Finally, I was on the air. Unfortunately the band wasn't particularly open that day, and I think I ended up making three contacts. Still, I got The Bug.
   
    These days, I use a KX2, two lengths of #26 wire, an earbud/mic, and a KXPD2 paddle. Total station weight: 2 lbs, counting the CS40 bag. Setup time: 2 or 3 minutes, depending on how many times it takes to hit just the right branch with a 1 ounce stainless steel weight. Or 1 minute if I'm using a whip.
   
    It's been a wild journey that I suppose could be graphed in terms of miles per watt per pound over 40 years.
   
    I bet there a few other variations on this theme....
   
    73,
    Wayne
    N6KR
   
   
   
 

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Re: Camping Radio Ops: Then and Now

Wes Stewart-2
Your first mistake was buying the Fiat.  Everything went downhill from there:-)

On 10/4/2016 4:37 PM, Dauer, Edward wrote:
> I don’t recall anything particularly interesting from my hamming youth;  but the most vivid memory of portable ops came in 1973 in a Fiat 124

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Re: Camping radio ops: then and now

Mike Morrow-3
In reply to this post by wayne burdick
Around 1960 to 1962, on my family's tent camping trips to remote locations in the Arkansas Ozarks, I would help my dad set up his Drake 2-A receiver, Multi-Elmac AF-67 AM transmitter, and 80m dipole in the trees.  Power was from a military surplus 120 vac 300 watt generator (run only if no body was camped nearby).

When I got out of the Navy 37 years ago, I immediately returned to Arkansas campsite ham ops with the new TS-120S, MFJ tuner, and deep-discharge battery.  (Most of the areas my family had camped years earlier had become the Buffalo National River.  I return there every Fall that circumstances allow.)  This type of ham operations will always be my favorite use of radio.

My now-defunct K1 had been my principal camp rig since 2001.  I'd like to replace it with a KX2 immediately.  But the KX2 has no schematics for the customer, so that prevents my purchase.

Mike / KK5F
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Re: Camping radio ops: then and now

Phil Wheeler-2
Why "But the KX2 has no schematics for the
customer, so that prevents my purchase.", Mike?  
Mine works just fine, without schematics.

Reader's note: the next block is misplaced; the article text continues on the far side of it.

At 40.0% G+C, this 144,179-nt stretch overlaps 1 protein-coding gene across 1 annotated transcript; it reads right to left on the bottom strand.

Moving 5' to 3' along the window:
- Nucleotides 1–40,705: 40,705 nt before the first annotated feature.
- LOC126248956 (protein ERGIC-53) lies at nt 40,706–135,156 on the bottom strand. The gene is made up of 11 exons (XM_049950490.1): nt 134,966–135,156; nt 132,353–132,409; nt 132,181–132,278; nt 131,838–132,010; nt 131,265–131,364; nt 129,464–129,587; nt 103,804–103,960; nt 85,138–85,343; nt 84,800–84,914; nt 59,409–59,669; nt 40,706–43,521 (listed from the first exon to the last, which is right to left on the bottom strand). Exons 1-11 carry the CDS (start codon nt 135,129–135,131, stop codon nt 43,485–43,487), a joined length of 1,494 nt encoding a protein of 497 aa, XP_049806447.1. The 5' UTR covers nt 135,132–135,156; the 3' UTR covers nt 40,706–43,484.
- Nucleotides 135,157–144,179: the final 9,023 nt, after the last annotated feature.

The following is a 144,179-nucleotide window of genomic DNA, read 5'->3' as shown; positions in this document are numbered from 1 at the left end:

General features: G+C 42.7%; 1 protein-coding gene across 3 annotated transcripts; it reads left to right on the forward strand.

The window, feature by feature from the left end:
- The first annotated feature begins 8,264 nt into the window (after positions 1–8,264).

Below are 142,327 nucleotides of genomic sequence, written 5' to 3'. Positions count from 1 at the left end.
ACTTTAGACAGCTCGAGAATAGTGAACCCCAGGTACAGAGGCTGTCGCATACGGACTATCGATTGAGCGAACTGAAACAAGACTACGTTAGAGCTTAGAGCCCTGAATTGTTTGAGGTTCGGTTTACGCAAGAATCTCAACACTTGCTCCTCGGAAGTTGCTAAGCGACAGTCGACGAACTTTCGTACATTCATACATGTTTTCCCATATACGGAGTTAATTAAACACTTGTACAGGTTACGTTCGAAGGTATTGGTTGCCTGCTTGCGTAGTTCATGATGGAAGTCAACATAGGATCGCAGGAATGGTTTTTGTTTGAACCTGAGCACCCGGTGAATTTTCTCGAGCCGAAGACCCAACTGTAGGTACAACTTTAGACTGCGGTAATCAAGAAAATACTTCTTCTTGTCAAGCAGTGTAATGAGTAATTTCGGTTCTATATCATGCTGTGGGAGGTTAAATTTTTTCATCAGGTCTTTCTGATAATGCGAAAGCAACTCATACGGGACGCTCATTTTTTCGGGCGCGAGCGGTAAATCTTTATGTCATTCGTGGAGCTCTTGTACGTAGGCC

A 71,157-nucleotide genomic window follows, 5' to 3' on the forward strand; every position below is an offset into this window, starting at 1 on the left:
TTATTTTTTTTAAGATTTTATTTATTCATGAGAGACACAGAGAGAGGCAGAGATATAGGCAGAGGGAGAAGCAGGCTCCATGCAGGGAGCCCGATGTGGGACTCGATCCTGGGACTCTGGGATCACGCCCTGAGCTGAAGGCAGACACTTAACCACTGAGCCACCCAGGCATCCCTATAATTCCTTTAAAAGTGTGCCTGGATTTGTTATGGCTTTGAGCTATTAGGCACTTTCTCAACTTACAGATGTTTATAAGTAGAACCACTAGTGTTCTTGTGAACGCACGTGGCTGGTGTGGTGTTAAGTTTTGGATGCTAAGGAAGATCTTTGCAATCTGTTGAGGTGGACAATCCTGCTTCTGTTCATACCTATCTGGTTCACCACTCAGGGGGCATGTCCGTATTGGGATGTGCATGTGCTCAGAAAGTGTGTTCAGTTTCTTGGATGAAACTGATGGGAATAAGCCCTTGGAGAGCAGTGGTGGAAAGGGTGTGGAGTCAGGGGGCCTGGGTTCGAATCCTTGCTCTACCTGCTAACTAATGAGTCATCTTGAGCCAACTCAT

Phil W7OX

On 10/5/16 5:37 PM, Mike Morrow wrote:
> Around 1960 to 1962, on my family's tent camping trips to remote locations in the Arkansas Ozarks, I would help my dad set up his Drake 2-A receiver, Multi-Elmac AF-67 AM transmitter, and 80m dipole in the trees.  Power was from a military surplus 120 vac 300 watt generator (run only if no body was camped nearby).
>
> When I got out of the Navy 37 years ago, I immediately returned to Arkansas campsite ham ops with the new TS-120S, MFJ tuner, and deep-discharge battery.  (Most of the areas my family had camped years earlier had become the Buffalo National River.  I return there every Fall that circumstances allow.)  This type of ham operations will always be my favorite use of radio.
>
> My now-defunct K1 had been my principal camp rig since 2001.  I'd like to replace it with a KX2 immediately.  But the KX2 has no schematics for the customer, so that prevents my purchase.
>
> Mike / KK5F

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Re: Camping radio ops: then and now

vk2rq
Source code is too low level to get a conceptual understanding of what the software is doing -- a software architecture diagram is likely to be more useful for that. (in a similar way, for hardware a schematic diagram abstracts out implementation details such as PCB layout and track routing to make it clearer how the circuit works at a conceptual level).

73, Matt VK2RQ




On Thu, Oct 6, 2016 at 11:59 AM +1100, "Walter Underwood" <[hidden email]> wrote:










These days, the source code matters as much as the schematic. Want to find the Weaver SSB demodulator? That is in software.

wunder
K6WRU
Walter Underwood
CM87wj
http://observer.wunderwood.org/ (my blog)

> On Oct 5, 2016, at 5:43 PM, Phil Wheeler  wrote:
>
> Why "But the KX2 has no schematics for the customer, so that prevents my purchase.", Mike?  Mine works just fine, without schematics.
>
> Phil W7OX
>
> On 10/5/16 5:37 PM, Mike Morrow wrote:
>> Around 1960 to 1962, on my family's tent camping trips to remote locations in the Arkansas Ozarks, I would help my dad set up his Drake 2-A receiver, Multi-Elmac AF-67 AM transmitter, and 80m dipole in the trees.  Power was from a military surplus 120 vac 300 watt generator (run only if no body was camped nearby).
>>